David B. Feldman P.C. - Boston Divorce Attorney
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DIVORCE INFORMATION CENTER

  1. How do I obtain a divorce?
  2. Where do I file?  Where will my case be heard?
  3. What happens if I never lived with my spouse in Massachusetts?
  4. How do I file the Complaint for Divorce?
  5. What happens after the Complaint is filed?
  6. The Automatic Restraining Order Provision of Probate Court Rule 411
  7. Serving the Defendant
  8. The Defendant’s Answer
  9. The Mandatory Self Disclosure of Probate Court Rule 410
  10. Motions for Temporary Orders
  11. Parent Education Program Attendance
  12. Probate Court Rule 401 Financial Statement
  13. Discovery
  14. The Pretrial Conference
  15. Trial

1. How do I obtain a divorce?

In Massachusetts the probate and family court has exclusive jurisdiction over cases involving divorce.  This means that only the probate and family court has the power to grant a divorce.  In order to obtain a divorce you start by filing a complaint for divorce in the probate and family court where you currently reside or last lived together with your spouse as husband and wife.  You can not obtain a divorce from a divorce mediator.  Even if you are able to reach a settlement with your spouse with the help of a mediator you will still need to file a joint petition for no-fault divorce with the appropriate probate and family court.  Both parties will be required to appear in court at the final uncontested divorce hearing and it is up to the judge whether to approve the terms of the settlement contained in the separation agreement. The mediator is not permitted to represent the parties in court at the hearing on the joint petition for no-fault divorce.


2. Where do I file? Where will my case be heard?

Each county has its own probate and family court department.  The complaint for divorce is filed with the probate and family court in the county where one of the parties currently resides or the county where the parties last lived together as husband and wife.  If either party still lives in the county where the parties last lived together as husband and wife you must file the complaint for divorce with the probate and family court for that county.  Otherwise either party can file in the county where they currently reside.


3. What happens if I never lived with my spouse in Massachusetts?

Massachusetts has a residency requirement.  If you never lived with your spouse as husband and wife in Massachusetts you need to have lived for at least one year before you can file for divorce.


4. How do I file the Complaint for Divorce?

The complaint for divorce is generally filed by mail but can be filed in person in the registry of probate at the appropriate probate and family court.  Along with your complaint you will need a certified copy of your marriage certificate together with a check for the filing fee in the amount of $220.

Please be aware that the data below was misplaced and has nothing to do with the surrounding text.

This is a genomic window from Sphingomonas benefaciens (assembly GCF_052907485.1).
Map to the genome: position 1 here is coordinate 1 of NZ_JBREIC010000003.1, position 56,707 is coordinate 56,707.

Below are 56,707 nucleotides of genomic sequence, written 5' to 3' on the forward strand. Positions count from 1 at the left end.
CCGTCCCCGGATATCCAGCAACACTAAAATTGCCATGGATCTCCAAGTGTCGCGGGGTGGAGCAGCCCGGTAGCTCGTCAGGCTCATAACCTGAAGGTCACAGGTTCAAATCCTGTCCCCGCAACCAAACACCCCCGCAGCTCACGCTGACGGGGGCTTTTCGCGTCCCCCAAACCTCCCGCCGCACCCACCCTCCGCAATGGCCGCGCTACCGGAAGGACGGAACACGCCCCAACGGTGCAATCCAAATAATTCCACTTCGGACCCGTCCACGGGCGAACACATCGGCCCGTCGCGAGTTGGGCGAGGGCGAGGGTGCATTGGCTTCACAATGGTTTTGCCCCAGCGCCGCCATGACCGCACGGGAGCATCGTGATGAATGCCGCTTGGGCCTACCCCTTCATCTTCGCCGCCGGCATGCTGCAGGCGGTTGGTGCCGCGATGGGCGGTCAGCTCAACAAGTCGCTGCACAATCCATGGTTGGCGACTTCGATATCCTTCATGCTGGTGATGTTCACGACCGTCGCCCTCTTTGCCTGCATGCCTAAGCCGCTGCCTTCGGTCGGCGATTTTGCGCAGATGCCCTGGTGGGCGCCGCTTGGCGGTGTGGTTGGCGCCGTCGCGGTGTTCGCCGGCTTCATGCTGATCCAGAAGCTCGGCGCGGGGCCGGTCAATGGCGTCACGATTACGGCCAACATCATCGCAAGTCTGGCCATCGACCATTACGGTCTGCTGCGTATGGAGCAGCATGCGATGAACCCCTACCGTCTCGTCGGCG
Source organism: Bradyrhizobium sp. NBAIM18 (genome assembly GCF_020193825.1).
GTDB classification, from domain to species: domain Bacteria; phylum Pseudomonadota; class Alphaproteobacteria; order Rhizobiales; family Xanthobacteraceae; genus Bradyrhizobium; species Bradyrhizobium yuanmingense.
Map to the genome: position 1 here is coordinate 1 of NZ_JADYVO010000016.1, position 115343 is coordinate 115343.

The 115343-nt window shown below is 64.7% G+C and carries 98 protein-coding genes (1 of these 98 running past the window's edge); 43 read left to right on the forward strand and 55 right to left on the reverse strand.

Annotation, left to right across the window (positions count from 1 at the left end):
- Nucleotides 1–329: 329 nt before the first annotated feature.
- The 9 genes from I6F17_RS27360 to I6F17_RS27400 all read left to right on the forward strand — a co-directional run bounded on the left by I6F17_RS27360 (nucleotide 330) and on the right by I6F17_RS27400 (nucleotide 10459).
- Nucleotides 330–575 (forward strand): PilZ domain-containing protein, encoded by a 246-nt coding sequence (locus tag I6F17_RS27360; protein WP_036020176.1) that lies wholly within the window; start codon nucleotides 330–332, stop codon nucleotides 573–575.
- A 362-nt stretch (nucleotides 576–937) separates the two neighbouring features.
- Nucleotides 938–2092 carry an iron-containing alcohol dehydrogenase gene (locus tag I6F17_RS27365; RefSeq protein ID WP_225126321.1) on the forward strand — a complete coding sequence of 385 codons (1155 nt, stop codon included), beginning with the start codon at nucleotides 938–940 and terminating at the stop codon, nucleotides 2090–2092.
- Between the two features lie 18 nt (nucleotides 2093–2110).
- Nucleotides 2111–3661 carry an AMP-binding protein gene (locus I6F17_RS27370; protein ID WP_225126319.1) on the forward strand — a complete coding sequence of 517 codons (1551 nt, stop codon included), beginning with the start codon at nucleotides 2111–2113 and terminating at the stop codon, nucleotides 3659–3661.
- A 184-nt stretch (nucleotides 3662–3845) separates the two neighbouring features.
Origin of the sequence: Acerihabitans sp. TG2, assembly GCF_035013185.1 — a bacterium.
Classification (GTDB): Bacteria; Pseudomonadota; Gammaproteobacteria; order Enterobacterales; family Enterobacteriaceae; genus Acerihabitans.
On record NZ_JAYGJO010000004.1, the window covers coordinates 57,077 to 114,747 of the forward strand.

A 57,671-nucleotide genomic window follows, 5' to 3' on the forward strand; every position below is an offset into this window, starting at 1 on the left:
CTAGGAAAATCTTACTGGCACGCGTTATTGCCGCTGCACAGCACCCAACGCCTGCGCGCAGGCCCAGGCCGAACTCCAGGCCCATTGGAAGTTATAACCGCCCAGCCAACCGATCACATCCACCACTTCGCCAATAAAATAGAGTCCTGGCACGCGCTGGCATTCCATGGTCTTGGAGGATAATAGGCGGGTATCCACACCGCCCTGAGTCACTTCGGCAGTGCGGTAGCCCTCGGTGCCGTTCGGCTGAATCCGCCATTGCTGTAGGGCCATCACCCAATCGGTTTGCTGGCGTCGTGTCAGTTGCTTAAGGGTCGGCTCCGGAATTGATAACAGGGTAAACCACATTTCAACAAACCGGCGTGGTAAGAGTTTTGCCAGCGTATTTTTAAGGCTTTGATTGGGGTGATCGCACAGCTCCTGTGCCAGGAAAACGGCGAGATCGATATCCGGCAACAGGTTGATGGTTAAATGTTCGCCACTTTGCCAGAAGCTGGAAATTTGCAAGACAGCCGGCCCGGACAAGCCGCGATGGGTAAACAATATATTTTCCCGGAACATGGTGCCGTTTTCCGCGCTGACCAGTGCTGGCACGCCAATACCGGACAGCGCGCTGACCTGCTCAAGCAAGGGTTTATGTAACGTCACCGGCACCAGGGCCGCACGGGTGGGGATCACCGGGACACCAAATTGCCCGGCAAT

5. What happens after the Complaint is filed?

Once the complaint for divorce is filed the court will give the case a docket number and assign it to a particular judge for hearing.  The judges are assigned randomly.  Once a judge has been assigned to a particular case they will hear the entire case from beginning to end.  There is no jury in the probate and family court and the judge assigned to your case will decide both the facts and how the law applies to the facts of your case.

The court will also assign the case to a particular time track in accordance with the court’s time standards.  Divorce cases are assigned to a 14 month track which means that it is the goal of the court to process the case from the start to finish within 14 months of the date of the filing of the complaint including a contested divorce trial if necessary.

Finally the court will issue the summons to the defendant which must be properly served on your spouse in hand generally by a constable or deputy sheriff.  If the plaintiff does not know and is not able to find out where the defendant resides then the plaintiff can make a motion to the court for an order that the defendant can be served by publishing a legal notice in the newspaper and by mailing a copy of the summons and complaint to the defendant by certified mail to his last known address..


6. The Automatic Restraining Order Provision of Probate Court Rule 411

The automatic restraining order provision contained in probate court rule 411 applies to both parties in the case.  It applies to the plaintiff immediately upon filing the complaint for divorce.  It applies to the defendant immediately upon being served with the summons and complaint.  The automatic restraining order remains in effect during the entire case unless modified by agreement of the parties or order of the court.

The automatic restraining order contained in probate court rule 411 provides as follows:

“(1) Neither party shall sell, transfer, encumber, conceal, assign, remove or in any way dispose of any property, real or personal, belonging to or acquired by either party, except: (a) as required for reasonable expenses of living; (b) in the ordinary and usual course of investing; (d) for payment of reasonable attorney’s fees and costs in connection with the action; (e) written agreement of both parties; or (f) by Order of the Court.

(2) Neither party shall incur any further debts that would burden the credit of the other party, including but not limited to further borrowing against any credit line secured by the marital residence or unreasonably using credit cards or cash advances against credit or bank cards;

(3) Neither party shall directly or indirectly change the beneficiary of any life insurance policy, pension or retirement plan, or pension or retirement investment account, except with the written consent of the other party or by Order of the court.